“The problem is that it is very cheap to take a flight [to Florida], rooms are available at discounts, people have been locked up and there is hardly any other place to go, ”Gelber said. “I don’t think we are anywhere near the fulfillment that we would like. We cannot impose fines on our masks mandate, and it seems that many of the people who come here are overwhelmingly not concerned at all. “

Colleges and universities have taken some of the responsibility for trying to curb spring break travel and parties. Many schools, including some of the larger state schools such as Ohio State University and Texas A&M University, canceled spring break altogether, opting to extend winter break and give students “wellness days” during all semester.

The city of Miami Beach has resorted to handing out masks to visitors to encourage facial coverage.
The city of Miami Beach has resorted to handing out masks to visitors to encourage facial coverage. Photography: Larry Marano / Rex / Shutterstock

Still, some schools have kept their spring break. Some have asked students to avoid traveling during their week off, even giving students incentives to stay on campus through on-campus events. The University of California at Davis offers 750 students a $ 75 “vacation home” stipend to spend on local businesses if they remain on campus during breaks.

Many college students will follow the guidelines of their schools, grateful to have some free time after intense periods.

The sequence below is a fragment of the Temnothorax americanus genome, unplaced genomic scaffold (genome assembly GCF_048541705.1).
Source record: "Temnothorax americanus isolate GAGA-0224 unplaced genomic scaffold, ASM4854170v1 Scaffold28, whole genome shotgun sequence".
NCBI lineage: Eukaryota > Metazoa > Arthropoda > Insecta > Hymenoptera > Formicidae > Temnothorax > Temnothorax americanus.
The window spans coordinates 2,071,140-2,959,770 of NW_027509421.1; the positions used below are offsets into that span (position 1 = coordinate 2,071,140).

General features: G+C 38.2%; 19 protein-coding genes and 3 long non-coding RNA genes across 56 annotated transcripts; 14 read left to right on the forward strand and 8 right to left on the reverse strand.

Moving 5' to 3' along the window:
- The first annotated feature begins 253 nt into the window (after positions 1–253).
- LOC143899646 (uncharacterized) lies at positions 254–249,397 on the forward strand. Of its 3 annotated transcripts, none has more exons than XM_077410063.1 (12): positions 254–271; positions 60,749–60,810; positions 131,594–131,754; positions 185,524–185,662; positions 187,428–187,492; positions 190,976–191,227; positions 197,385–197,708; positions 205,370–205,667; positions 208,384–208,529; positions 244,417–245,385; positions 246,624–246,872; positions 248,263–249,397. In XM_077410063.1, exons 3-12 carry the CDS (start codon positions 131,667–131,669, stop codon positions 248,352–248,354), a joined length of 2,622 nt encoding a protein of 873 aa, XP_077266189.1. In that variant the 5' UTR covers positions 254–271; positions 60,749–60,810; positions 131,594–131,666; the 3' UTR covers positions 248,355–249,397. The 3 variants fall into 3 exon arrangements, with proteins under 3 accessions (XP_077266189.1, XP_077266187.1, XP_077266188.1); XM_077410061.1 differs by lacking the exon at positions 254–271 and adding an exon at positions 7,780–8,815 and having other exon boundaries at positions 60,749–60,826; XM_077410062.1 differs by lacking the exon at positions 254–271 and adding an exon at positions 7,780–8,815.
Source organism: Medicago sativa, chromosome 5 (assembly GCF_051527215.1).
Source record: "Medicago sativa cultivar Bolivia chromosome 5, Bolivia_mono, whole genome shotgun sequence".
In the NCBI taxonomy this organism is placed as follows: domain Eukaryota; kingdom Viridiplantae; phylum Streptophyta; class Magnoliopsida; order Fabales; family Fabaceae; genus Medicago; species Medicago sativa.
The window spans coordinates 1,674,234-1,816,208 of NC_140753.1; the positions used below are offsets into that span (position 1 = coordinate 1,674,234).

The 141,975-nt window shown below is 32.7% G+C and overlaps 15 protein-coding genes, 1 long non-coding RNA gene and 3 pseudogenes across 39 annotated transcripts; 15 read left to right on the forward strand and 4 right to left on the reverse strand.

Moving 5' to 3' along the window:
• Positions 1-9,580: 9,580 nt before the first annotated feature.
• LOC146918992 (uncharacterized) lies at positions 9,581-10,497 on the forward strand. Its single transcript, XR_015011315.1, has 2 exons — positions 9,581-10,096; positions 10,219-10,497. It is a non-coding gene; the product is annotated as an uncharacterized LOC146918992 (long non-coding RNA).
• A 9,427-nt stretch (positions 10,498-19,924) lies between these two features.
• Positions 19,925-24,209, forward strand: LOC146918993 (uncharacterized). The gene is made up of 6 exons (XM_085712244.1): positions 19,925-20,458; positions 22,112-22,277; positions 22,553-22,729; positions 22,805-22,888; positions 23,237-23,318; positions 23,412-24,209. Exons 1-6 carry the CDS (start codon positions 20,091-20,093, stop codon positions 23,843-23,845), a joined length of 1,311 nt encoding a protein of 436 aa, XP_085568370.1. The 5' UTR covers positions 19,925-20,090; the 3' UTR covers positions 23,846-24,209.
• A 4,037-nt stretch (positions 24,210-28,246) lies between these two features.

Samantha Mejia, a junior at the University of California at Davis, said volunteer commitments keep her on campus during spring break, but other students, at best, plan to drive home for the week.

“Nobody is traveling much,” Mejía said. “In general, the students here are safe.”

Kate Whitaker, a sophomore at the University of Chicago, said the school sent emails to students and their parents urging them to stay on campus during their spring break, telling students that if they plan to travel, they will have to wear quarantined once they return. to campus. Whitaker plans to stay in Chicago for his vacation, taking the time to relax after a busy semester.

“We are so grateful … to have that time to do nothing because it seems like we are always at school, especially now that everything is online,” Whitaker said.

Although grateful for the free time, some students on spring break are concerned about classmates who decide to travel.

Lily Hernandez, a junior at the University of Texas at Austin who plans to stay on campus over spring break, said friends with face-to-face classes have overheard conversations from people planning to travel to places like Miami for spring break. .

“It definitely worries me a bit knowing that I’m taking the precautions and just going to work, and that a bunch of students are going to different places,” he said. “It will just make me more cautious going to campus to study, and maybe I’ll stay home for the next few weeks.”


www.theguardian.com